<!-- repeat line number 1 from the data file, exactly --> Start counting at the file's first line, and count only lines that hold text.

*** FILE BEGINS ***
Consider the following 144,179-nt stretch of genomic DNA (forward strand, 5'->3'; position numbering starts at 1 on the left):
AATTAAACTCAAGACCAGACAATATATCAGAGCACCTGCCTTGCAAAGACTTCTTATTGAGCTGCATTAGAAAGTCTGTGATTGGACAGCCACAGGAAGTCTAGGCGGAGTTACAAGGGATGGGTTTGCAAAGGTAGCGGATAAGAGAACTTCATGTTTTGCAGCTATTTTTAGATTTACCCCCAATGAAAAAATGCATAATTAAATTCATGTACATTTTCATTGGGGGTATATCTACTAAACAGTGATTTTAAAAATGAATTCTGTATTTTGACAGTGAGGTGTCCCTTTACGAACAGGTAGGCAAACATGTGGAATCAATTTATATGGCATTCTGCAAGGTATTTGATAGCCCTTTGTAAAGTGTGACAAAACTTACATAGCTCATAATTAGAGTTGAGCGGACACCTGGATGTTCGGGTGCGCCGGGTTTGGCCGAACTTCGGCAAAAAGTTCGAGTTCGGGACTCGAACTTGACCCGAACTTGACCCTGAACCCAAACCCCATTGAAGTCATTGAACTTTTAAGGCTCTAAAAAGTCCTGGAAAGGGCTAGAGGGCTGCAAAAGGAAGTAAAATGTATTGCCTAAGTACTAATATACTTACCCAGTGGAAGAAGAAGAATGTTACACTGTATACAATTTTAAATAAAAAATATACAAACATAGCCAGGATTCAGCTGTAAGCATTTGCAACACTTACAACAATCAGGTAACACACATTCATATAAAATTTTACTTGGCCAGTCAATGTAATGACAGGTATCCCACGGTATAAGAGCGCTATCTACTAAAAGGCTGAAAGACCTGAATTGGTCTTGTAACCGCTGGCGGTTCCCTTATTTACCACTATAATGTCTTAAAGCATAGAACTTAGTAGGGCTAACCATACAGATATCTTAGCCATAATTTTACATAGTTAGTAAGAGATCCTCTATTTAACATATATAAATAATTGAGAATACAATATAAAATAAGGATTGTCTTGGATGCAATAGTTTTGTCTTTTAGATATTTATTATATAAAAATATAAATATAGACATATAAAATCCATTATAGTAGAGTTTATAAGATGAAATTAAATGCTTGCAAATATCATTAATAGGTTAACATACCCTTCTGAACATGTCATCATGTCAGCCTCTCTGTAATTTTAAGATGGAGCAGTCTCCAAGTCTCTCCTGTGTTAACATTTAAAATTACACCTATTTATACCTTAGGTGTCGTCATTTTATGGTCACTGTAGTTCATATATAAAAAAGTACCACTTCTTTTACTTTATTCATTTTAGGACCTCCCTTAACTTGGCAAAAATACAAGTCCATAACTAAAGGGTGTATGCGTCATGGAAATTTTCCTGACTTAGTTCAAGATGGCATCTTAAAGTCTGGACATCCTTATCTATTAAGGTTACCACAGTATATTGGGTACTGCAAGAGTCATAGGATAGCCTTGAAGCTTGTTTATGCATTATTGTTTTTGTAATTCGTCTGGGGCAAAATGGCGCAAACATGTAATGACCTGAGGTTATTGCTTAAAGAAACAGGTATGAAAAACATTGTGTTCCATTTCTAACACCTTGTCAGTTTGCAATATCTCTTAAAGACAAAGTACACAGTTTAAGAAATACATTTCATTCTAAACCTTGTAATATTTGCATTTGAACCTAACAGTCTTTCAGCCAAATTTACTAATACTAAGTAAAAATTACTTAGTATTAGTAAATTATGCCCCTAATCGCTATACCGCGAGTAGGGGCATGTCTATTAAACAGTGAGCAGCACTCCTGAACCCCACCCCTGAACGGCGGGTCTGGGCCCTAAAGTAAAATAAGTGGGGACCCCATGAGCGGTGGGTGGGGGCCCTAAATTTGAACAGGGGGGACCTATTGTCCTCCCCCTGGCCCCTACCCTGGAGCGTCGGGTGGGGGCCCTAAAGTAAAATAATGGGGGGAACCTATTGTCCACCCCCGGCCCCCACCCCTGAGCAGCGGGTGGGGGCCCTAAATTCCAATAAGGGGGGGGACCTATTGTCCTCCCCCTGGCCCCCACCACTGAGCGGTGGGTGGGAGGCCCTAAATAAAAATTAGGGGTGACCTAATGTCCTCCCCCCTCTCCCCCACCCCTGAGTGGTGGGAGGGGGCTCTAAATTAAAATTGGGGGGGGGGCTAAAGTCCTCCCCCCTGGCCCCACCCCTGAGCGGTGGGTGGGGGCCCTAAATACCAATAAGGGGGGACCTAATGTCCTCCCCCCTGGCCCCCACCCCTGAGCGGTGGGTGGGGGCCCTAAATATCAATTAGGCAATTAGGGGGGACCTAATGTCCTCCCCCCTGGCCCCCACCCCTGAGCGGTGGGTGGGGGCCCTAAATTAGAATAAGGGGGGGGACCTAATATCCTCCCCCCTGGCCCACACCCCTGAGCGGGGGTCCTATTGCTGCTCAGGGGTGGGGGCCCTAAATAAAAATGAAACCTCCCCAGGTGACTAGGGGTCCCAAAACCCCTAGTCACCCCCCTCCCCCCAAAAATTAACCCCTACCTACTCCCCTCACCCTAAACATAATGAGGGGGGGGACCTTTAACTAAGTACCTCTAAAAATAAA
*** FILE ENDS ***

Consider the following 144,179-nt stretch of genomic DNA (forward strand, 5'->3'; position numbering starts at 1 on the left):